House Democrats are lining up in support of a possible diplomatic response to Syria's alleged chemical weapons attacks.
Behind House Minority Leader Nancy Pelosi (D-Calif.), the lawmakers say they're hopeful a Russian offer to secure the international transfer of Syria's chemical weapons will preclude President Obama's proposal to launch military strikes against Syrian President Bashar Assad's forces.
She later said, “Let us pray that the Russian proposal is one that will avoid the use of force.”
The diplomatic approach, which evolved rapidly Monday from an offhand suggestion by Secretary of State John KerryJohn KerryKerry and his dog stroll through women's march Trump fails to mention Clinton in inaugural address Hillary Clinton under microscope at inauguration MORE to a strategy backed by Syria, Russia and Obama, seems to have given the White House an exit to the Syria dilemma at a time when the president is struggling to rally even Democrats behind his proposal to strike the war-torn country in response to Assad's alleged use of chemical weapons.
Rep. Bill Pascrell (D-N.J.), who's leaning against a use-of-force resolution, suggested the diplomatic approach allows skeptical Democrats to thread the needle between preventing Assad from using chemical weapons again and supporting Obama “without necessarily supporting military action immediately.”
“I'm putting my whole heart and soul into getting a diplomatic settlement because that's what I think the answer is,” Pascrell said after Tuesday's caucus meeting.
Rep. Robert Andrews (D-N.J.), who also remains undecided on the Syria vote, echoed that message.
“There's a lot of hope that the Russia proposal … will be successful,” Andrews said.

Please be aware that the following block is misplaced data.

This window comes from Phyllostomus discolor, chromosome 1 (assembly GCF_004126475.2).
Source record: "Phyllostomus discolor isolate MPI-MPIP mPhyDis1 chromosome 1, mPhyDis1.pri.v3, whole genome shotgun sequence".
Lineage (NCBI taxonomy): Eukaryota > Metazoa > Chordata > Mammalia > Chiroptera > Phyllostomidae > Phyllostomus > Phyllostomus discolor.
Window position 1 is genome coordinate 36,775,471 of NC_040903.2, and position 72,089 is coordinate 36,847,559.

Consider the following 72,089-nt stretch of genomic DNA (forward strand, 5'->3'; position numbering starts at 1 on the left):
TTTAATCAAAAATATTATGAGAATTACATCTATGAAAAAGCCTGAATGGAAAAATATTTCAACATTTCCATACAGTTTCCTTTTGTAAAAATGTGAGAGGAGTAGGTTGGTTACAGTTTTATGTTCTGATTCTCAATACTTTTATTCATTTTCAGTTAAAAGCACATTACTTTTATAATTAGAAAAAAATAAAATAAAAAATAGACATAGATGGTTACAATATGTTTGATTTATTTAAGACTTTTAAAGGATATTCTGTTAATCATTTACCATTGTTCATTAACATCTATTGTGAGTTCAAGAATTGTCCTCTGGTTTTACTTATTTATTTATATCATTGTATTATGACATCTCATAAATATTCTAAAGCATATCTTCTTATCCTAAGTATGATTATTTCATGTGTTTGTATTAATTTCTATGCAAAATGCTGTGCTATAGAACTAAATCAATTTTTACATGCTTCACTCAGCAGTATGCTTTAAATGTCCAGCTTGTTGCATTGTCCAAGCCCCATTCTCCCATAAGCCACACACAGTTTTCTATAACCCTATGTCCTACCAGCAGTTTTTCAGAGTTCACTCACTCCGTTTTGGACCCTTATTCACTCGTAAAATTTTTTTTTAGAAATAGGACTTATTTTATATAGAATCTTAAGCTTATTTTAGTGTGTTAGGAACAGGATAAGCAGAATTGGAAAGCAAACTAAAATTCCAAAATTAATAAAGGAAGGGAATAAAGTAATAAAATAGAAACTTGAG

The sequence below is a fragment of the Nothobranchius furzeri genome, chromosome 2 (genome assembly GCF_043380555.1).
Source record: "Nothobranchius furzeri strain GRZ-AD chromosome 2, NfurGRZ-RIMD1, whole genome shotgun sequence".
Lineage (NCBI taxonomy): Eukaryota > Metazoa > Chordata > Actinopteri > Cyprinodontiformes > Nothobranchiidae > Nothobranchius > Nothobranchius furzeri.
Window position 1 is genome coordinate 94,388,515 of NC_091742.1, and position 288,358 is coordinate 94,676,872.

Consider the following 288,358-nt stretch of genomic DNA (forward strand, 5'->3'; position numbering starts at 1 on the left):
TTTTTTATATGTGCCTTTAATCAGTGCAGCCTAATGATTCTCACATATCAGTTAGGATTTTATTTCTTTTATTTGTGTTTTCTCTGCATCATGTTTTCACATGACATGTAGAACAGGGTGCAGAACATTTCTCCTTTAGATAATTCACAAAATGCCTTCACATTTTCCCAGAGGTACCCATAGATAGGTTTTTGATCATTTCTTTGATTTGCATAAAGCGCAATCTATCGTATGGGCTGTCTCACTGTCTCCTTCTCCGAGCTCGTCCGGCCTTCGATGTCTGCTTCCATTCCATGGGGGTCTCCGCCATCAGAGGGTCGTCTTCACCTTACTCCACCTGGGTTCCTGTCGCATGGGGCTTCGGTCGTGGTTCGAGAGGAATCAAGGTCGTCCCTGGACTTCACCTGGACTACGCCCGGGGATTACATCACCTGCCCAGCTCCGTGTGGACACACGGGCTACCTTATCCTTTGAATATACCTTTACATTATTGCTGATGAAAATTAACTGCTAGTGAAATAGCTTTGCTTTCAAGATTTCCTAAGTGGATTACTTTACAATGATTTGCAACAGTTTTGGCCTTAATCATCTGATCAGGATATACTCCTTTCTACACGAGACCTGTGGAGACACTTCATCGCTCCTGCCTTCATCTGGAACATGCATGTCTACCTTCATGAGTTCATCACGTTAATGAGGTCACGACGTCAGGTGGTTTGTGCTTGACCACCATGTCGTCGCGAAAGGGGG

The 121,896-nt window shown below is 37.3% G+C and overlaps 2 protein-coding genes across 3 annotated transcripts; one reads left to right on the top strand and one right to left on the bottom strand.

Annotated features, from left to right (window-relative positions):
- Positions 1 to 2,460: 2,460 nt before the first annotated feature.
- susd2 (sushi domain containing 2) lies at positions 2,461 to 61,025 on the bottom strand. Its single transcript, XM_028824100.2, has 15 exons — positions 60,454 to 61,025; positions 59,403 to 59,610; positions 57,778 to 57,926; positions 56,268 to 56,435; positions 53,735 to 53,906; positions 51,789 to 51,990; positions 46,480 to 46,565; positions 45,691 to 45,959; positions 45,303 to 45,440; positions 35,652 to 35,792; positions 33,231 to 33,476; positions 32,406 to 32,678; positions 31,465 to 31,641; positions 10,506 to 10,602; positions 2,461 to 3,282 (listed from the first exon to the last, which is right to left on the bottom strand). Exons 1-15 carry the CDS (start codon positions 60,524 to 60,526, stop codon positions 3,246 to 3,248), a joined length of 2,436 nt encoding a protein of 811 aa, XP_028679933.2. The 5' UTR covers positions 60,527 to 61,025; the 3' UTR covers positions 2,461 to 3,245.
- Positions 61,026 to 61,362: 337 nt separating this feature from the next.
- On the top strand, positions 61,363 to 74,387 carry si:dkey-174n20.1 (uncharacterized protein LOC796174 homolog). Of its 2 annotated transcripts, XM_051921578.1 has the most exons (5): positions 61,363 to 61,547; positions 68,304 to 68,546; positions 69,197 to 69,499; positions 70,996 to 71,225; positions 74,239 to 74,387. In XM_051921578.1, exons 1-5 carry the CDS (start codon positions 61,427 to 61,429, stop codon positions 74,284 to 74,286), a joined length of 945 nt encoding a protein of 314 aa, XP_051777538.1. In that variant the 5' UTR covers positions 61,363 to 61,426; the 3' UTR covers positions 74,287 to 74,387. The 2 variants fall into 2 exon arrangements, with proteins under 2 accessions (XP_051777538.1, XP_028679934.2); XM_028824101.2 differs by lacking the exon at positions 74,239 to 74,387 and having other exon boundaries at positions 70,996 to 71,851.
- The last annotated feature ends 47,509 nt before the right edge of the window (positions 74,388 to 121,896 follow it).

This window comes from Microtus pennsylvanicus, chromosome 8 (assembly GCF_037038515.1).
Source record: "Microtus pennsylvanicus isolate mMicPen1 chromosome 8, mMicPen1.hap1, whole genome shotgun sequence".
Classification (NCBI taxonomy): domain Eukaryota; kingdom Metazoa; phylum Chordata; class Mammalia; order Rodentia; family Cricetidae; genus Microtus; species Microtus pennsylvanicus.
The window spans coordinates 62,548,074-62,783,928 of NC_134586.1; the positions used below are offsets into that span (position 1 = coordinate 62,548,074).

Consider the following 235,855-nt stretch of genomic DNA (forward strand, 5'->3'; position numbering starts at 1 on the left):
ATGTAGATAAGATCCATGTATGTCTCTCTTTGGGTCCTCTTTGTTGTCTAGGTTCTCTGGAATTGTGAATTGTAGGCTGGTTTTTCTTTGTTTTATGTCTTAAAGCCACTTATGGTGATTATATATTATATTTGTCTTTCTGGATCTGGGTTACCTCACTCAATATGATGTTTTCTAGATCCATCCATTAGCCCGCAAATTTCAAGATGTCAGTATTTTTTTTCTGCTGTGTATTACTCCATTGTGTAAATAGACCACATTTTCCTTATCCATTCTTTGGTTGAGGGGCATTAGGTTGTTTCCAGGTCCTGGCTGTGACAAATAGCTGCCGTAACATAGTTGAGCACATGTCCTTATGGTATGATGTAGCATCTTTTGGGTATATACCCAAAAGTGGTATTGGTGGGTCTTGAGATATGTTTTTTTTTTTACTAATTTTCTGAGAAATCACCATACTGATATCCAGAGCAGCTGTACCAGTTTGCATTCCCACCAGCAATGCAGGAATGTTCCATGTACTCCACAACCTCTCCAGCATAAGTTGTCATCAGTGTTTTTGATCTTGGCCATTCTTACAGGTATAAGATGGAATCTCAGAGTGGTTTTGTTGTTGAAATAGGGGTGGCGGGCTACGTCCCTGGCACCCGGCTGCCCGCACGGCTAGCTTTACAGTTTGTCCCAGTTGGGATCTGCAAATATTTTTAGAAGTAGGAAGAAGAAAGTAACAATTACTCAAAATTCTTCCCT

The Syria question has been a tricky one for Pelosi, who'd emerged as one of the most vocal backers of Obama's call for military strikes but has also had little success convincing her liberal-leaning caucus to get on board.
“Still deciding,” Rep. James Clyburn (D-S.C.), the third-ranking House Democrat, said as he left Tuesday's meeting.
Pelosi said there's some disagreement among Democratic leaders and rank-and-file members about whether to take the Syria question to the United Nations for a vote.
“In our caucus, there's really a strong interest among members to take this to the U.N.,” she said. “We've tried to point out the futility of it because the Russians are never going to vote with us, so we think. But the members are saying, 'Well then let the world see that they don't want to.’”
Pelosi questioned whether that process is “a good use of time.”
“That's a debate that we are having,” she said.
Pelosi on Tuesday also repeated her long-held argument that Obama does not need Congress's permission to use military force in Syria, though she said she's “grateful that he has asked for it.”
The Democratic leader called Russia's offer “a victory” for Obama.
But Pelosi also warned that those lawmakers arguing that Obama requires an authorization resolution to use military force in Syria could cause Russia to back away from their diplomatic offer.
“We don't want the Russians to think that his [Obama's] leverage is diminished because of a vote we may or may not succeed with in the Congress,” Pelosi said.
She added that she's “more optimistic than some” about how the resolution would fare in Congress.
Many Democrats said Tuesday that they're eager to hear Obama's message Tuesday night, when he's schedule to make his case for a Syrian intervention with a primetime address.
McDonough, for his part, declined to comment after Tuesday's meeting.